Faculty & Staff

Daniel Train, Postdoctoral Associate, 2013-14

Daniel Train was born and raised in Sucre, Bolivia, received his B.A. in English from Biola University, and his M.A. and Ph.D. from Baylor—the latter in religion and literature. His dissertation focuses on the work of Flannery O’Connor and readers’ attempts to understand her use of violence in her fiction. While finishing his Ph.D., Train also served at Baylor’s School of Education as faculty partner for freshmen learning groups. He is married to Hillary, and together they have a daughter named Amelie. Train loves porches, sharing meals with others, and enjoying the outdoors as much as possible.

Train will be joining DITA as its first postdoctoral associate, remaining for the full academic year, 2013-14. As well as working on his own research project on the topic of redemptive suffering, he will be teaching courses in theology and literature for DITA and participating in seminars with doctoral students.

Roger Lundin, Visiting Scholar in Residence, Spring 2014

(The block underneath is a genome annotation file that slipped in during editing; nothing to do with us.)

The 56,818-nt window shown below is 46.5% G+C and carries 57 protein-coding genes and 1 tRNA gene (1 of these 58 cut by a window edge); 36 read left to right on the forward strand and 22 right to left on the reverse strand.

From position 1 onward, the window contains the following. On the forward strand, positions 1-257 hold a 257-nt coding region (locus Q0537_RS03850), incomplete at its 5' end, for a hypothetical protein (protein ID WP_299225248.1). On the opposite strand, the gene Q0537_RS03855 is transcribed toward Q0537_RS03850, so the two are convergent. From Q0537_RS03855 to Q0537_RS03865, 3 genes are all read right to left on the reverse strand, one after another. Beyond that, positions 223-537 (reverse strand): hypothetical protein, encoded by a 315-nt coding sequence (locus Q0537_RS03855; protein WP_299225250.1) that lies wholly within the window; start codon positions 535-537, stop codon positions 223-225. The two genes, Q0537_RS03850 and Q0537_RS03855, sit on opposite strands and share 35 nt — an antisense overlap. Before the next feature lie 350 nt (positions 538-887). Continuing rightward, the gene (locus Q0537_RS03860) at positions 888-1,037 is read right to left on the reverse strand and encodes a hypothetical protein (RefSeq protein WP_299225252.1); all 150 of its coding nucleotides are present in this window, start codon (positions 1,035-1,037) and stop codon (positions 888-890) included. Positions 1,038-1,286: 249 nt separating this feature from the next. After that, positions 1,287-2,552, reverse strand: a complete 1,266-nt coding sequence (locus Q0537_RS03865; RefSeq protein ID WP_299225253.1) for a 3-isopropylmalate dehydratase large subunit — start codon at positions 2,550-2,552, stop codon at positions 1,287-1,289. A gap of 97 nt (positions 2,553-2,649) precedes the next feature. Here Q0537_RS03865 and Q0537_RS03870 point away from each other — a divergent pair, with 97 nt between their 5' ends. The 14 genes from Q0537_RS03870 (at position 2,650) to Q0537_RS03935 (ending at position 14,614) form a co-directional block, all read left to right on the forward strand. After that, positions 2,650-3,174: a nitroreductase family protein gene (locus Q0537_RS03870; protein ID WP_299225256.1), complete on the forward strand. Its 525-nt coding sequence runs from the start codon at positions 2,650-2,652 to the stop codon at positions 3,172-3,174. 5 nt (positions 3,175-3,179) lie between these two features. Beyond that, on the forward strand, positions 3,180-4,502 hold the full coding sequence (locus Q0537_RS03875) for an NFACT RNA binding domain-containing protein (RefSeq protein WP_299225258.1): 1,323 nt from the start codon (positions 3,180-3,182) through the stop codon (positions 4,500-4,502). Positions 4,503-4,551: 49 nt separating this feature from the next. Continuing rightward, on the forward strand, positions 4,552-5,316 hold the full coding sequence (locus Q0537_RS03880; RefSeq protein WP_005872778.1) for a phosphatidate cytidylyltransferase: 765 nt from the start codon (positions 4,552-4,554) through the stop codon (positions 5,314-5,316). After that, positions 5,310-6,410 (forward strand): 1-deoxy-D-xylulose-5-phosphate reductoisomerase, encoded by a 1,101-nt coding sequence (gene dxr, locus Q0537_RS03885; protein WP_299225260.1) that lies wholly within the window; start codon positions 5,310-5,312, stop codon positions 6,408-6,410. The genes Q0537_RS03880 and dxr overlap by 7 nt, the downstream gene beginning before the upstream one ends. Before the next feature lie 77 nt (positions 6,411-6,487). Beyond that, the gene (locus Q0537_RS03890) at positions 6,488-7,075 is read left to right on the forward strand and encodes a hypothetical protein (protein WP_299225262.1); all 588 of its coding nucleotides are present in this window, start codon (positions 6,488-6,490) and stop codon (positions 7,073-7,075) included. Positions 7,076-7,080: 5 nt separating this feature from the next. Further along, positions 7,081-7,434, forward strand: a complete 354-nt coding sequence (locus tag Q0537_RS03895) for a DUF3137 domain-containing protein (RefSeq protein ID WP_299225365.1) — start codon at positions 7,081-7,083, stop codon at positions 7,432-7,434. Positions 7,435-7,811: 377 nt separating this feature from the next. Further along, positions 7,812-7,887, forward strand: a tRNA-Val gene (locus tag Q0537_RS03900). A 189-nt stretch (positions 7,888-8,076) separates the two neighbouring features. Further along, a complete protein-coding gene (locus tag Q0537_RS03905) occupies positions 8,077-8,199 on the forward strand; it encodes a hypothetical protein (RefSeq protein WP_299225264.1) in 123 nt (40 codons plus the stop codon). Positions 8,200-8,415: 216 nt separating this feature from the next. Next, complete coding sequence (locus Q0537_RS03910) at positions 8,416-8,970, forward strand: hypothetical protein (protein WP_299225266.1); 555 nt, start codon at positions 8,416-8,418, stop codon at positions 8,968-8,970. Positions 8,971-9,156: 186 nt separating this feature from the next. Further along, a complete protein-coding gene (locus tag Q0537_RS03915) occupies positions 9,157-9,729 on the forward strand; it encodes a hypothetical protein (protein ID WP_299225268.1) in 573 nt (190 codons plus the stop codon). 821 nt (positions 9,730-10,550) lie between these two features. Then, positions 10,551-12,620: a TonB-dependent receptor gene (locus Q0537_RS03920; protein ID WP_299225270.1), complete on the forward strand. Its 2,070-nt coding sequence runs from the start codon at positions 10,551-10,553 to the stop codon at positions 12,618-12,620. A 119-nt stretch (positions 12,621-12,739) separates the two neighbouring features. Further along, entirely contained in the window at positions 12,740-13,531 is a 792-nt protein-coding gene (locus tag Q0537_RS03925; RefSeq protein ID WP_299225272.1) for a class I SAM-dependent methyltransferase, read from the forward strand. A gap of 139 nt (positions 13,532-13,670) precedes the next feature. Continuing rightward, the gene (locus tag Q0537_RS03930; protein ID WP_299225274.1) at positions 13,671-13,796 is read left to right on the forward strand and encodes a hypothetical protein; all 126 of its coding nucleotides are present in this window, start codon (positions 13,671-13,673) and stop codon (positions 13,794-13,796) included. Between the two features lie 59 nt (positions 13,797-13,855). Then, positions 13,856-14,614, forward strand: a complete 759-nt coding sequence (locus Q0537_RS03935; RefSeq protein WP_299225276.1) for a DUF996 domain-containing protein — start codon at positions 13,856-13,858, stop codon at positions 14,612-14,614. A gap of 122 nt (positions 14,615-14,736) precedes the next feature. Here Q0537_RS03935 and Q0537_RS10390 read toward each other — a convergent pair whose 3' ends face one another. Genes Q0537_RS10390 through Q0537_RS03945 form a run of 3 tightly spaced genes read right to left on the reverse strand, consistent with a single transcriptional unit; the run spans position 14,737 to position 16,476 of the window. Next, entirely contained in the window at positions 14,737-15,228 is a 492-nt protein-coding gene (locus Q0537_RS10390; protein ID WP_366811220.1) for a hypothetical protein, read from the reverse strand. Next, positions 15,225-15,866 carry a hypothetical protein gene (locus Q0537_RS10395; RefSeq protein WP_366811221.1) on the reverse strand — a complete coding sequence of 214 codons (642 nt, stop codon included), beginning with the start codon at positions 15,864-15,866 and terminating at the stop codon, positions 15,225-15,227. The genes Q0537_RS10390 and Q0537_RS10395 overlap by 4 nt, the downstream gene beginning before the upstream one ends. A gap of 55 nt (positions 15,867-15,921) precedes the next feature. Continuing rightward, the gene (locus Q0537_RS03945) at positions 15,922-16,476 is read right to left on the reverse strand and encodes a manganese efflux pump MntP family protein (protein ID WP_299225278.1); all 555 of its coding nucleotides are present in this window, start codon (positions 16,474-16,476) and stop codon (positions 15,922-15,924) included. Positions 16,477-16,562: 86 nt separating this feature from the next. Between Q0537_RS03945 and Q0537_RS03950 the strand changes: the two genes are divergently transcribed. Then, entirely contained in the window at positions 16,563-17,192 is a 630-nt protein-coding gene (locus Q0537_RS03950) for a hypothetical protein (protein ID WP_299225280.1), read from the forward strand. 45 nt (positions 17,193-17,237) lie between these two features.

Roger Lundin, a celebrated scholar of theology and literature as well as a prolific author and speaker, joins Duke Divinity for the Spring 2014 semester. He is currently the Arthur F. Holmes Professor of Faith and Learning at Wheaton College, Wheaton, Ill., where he teaches American Literature and Modern European Literature, and has twice been named Teacher of the Year.

Lundin’s interests include 19th-century American literature, the relationship of Christianity to literature, and modern intellectual history, with a special interest in philosophy and theology.

Lundin will be teaching and taking full part in DITA’s activities as the initiative's first visiting scholar in residence. During his time here, he will also pursue various field-related research projects of his own.

Amber Noel, Assistant to the Director

Amber Noel received her M.Div. from Duke in 2012, after some additional graduate coursework in theology and literature at Lee University (Cleveland, Tenn.). She has since remained in Durham to further explore a multifaceted vocation in pastoral, artistic, and academic fields.

She currently works as a professional administrator, writer, and youth minister, and is also discerning a diaconal, perhaps priestly, call from within the Anglican Communion.

With a wide range of intellectual interests, Noel has already been a keen and energetic supporter of theology and the arts initiatives at the Divinity School. She now provides administrative support for DITA as its assistant to the director.